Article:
Translation procedures may differ depending on the types of text. Some scholars distinguish translation procedures for cultural terms, such as exoticism, cultural borrowing, recognized translation, communicative translation, functional equivalent, descriptive equivalent, cultural redomestication (Rasul, 2019). Others study the features of web page translation and web localization (Hariyanto, 2016). In general, it is convenient to have a specific tool for each translation case. However, to use these tools, one needs first to master them, which can take some time. Apparently, for this reason, professional translators prefer to work with one or more types of texts – this approach allows them to study the chosen alternative as thoroughly as possible.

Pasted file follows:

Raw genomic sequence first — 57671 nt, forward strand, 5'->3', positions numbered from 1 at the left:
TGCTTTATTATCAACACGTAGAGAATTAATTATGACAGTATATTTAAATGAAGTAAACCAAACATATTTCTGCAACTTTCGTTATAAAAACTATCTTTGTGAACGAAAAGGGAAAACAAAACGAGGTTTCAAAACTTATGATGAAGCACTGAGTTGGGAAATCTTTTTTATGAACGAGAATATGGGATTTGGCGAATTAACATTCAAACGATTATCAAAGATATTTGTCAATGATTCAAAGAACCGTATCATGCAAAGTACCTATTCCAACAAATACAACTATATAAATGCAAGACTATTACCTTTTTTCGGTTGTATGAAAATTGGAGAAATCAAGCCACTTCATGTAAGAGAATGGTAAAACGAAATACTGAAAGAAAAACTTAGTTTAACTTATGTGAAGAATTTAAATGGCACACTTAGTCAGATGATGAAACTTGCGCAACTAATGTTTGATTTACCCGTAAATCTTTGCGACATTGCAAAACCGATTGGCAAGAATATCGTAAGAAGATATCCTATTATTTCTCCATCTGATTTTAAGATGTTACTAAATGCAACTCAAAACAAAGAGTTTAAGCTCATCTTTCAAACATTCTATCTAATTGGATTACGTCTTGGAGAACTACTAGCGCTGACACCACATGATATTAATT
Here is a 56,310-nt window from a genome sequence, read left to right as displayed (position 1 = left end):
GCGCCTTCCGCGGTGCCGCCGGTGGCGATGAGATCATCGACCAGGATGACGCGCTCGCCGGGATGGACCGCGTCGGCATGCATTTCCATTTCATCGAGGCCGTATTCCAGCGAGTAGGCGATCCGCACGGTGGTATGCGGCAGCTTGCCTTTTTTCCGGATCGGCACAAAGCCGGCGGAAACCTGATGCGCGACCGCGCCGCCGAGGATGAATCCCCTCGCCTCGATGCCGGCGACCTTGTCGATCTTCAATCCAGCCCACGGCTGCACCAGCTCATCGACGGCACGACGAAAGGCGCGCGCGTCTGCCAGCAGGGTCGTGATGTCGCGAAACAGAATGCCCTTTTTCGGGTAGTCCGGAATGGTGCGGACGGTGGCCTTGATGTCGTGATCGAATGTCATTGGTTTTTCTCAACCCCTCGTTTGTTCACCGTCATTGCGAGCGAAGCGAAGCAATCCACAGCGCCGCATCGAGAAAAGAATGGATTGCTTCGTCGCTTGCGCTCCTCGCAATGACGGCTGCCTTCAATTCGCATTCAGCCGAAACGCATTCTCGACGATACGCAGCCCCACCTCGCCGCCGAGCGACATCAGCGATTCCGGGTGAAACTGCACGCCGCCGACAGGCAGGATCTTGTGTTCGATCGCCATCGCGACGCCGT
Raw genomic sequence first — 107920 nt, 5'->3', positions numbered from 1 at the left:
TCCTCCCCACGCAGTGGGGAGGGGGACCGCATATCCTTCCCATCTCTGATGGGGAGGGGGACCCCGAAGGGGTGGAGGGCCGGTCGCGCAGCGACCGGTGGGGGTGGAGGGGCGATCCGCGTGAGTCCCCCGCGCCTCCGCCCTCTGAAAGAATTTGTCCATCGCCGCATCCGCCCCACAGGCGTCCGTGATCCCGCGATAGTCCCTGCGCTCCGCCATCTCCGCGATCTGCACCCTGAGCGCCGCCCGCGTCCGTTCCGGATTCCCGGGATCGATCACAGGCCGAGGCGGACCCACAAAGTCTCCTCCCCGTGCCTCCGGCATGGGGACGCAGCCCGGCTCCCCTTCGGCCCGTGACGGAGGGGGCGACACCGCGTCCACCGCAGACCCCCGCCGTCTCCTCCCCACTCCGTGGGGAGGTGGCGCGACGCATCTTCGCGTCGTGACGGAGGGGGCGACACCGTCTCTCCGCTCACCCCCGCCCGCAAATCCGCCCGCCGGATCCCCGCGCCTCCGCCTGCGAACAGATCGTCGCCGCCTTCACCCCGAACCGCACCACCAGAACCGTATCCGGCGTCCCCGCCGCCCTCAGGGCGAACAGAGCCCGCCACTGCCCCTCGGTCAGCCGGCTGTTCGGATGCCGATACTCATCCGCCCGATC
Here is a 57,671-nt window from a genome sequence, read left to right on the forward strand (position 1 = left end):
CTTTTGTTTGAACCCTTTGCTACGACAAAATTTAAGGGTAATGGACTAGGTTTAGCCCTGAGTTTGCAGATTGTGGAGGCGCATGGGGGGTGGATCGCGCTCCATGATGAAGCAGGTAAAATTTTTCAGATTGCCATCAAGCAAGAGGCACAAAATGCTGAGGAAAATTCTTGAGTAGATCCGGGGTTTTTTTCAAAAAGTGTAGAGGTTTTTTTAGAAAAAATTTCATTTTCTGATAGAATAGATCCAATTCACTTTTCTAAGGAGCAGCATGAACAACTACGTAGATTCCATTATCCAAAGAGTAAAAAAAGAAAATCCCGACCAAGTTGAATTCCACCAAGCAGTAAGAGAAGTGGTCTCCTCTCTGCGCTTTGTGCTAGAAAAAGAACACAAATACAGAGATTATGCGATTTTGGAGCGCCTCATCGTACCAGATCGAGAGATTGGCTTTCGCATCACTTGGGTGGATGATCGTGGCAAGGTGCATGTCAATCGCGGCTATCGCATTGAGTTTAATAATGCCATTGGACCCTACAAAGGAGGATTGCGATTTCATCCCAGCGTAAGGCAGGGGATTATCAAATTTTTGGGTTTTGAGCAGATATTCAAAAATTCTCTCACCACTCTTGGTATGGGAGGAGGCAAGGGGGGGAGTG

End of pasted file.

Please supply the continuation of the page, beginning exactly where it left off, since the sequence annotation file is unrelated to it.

Katharina Reiss’ Text Types Theory

Katharina Reiss first introduced her text-typological approach in 1971. It was a theory allowing the translator to provide equivalence of functions between the ST and TT. Reiss claims that there are only three communicative types of text, and these types are common to all cultures and languages (Reiss & Vermeer, 2014). Moreover, she assumes that the function of the text is different from the functions of its components – word, phrase, or sentence.

According to her theory, if the text intends to pass on news, knowledge, or views, it is informative. But if the author wants to “convey artistically organized content, consciously verbalizing the content according to aesthetic criteria,” it is the expressive text (Reiss & Vermeer, 2014, p. 182).

Furthermore, if an author intends to convey “persuasively organized content to encourage the recipient to act following the intentions of the text sender,” it is an operative text (Reiss & Vermeer, 2014, p. 182). Thus, depending on the type of text, the translator will set different tasks. The informative text is encoded at the level of content, expressive – at the level of content and aesthetic organization, and operative text – at the level of content and persuasion.